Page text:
He asked: What’s the difference between herpes and the Gold Coast property market?
The answer: You can fix herpes.
Everyone should have laughed and moved on, but people who take themselves way too seriously got upset about it.
He explains that the Gold Coast has been one of Queensland’s worst performers over the past five years.
The Gold Coast is the Titanic of the Australian property industry. It’s a great lumbering top-heavy thing that many thought was unsinkable, but sink it most definitely did. Ambitious people have tried to raise it from the trough in which it rests, but without success. Some have tried to re-create it. But inevitably the Titanic of real estate sinks, weighed down by its own arrogant disregard for fundamentals.
He warns the cycle will repeat itself..
Now, just as the surplus looks like being soaked up, developers are at it again, hatching the plans that will create the next suffocating over-supply, aided and abetted by politicians who let their egos do their thinking for them.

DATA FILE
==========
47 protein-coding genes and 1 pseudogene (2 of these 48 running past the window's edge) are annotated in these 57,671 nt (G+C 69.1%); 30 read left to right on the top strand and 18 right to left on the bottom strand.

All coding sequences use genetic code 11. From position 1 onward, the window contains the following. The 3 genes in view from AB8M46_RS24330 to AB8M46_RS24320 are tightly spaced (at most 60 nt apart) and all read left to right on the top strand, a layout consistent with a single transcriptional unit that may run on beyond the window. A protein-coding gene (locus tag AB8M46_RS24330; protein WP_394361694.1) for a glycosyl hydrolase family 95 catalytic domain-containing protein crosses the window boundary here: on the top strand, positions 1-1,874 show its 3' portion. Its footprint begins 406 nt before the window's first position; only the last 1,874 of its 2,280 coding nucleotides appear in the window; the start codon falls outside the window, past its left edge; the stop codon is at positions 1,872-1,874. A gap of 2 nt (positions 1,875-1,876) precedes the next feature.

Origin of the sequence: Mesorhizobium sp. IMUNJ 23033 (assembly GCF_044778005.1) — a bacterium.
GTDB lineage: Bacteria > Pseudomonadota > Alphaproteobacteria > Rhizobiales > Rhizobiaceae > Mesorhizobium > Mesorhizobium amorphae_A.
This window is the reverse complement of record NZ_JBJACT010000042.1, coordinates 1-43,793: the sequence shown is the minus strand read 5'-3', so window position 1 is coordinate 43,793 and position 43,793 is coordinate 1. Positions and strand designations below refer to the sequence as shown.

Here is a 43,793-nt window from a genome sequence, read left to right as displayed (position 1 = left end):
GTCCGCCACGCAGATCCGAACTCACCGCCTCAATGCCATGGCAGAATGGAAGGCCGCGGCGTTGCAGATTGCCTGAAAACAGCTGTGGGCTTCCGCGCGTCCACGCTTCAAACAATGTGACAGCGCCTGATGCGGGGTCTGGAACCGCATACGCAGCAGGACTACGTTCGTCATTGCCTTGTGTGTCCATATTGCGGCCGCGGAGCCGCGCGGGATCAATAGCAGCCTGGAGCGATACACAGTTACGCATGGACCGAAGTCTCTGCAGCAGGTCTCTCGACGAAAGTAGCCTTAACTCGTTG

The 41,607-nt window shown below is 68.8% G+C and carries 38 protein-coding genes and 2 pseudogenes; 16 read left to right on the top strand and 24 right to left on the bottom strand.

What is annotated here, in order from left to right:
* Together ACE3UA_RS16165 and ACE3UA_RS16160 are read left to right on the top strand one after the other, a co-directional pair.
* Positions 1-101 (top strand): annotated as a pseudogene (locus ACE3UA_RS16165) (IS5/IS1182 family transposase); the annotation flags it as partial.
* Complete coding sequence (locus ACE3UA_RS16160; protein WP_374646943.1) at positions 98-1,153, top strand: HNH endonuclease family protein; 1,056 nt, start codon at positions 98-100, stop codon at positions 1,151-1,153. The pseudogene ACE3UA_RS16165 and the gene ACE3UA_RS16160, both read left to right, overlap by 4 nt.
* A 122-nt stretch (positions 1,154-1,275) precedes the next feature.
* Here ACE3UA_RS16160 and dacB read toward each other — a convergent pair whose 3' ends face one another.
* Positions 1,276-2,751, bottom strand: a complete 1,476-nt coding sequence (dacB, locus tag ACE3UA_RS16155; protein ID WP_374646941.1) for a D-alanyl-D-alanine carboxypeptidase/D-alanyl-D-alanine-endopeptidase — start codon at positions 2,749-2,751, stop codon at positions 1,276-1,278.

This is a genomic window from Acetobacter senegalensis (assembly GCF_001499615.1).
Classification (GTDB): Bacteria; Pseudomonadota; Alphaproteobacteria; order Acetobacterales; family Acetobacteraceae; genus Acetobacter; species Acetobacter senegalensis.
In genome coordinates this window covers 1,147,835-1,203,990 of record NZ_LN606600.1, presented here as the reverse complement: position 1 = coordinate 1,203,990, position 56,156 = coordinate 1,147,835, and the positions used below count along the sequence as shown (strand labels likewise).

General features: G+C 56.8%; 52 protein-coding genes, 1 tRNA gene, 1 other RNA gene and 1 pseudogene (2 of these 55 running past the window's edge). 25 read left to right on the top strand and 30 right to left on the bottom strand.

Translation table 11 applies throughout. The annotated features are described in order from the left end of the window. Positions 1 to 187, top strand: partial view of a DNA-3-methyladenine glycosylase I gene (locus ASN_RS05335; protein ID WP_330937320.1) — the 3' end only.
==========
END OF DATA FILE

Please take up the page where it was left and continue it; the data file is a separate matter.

And concludes with…
God help the Gold Coast and anyone who buys there.
New homes will cost $12 million in seventy years
Seventy years from now, we will all be millionaires, and homeowners can expect to pay an average of almost $12 million for new properties according to a report quoted in the Herald Sun
They also came up with some other interesting findings. DGCAssetManagement.com managing director David Garner said
“Many of our investors … want to know how to plan for their children’s future and what that future might look like financially. We used historical data to calculate compound annual growth rates, which we then applied over the next 70 years to 2083.
“We also adjusted for inflation, to provide a better comparison with today’s prices.”
[sam id=37 codes=’true’]The data projections found in 70 years people would live much longer, bread will cost about $34 a loaf and homeowners can expect to pay an average of almost $12 million for new properties.
Researchers also say that the average citizen will have access to a wide array of biotechnology implants and personal medical devices.
These could include fully artificial organs that never fail, bionic eyes and ears providing superman-like senses.
The 2080s will not be so bright for many animals, though, as lizards and polar bears will be extinct.
Spain, Italy and the Balkans will turn into desert nations, with climates like North Africa, and agriculture will suffer.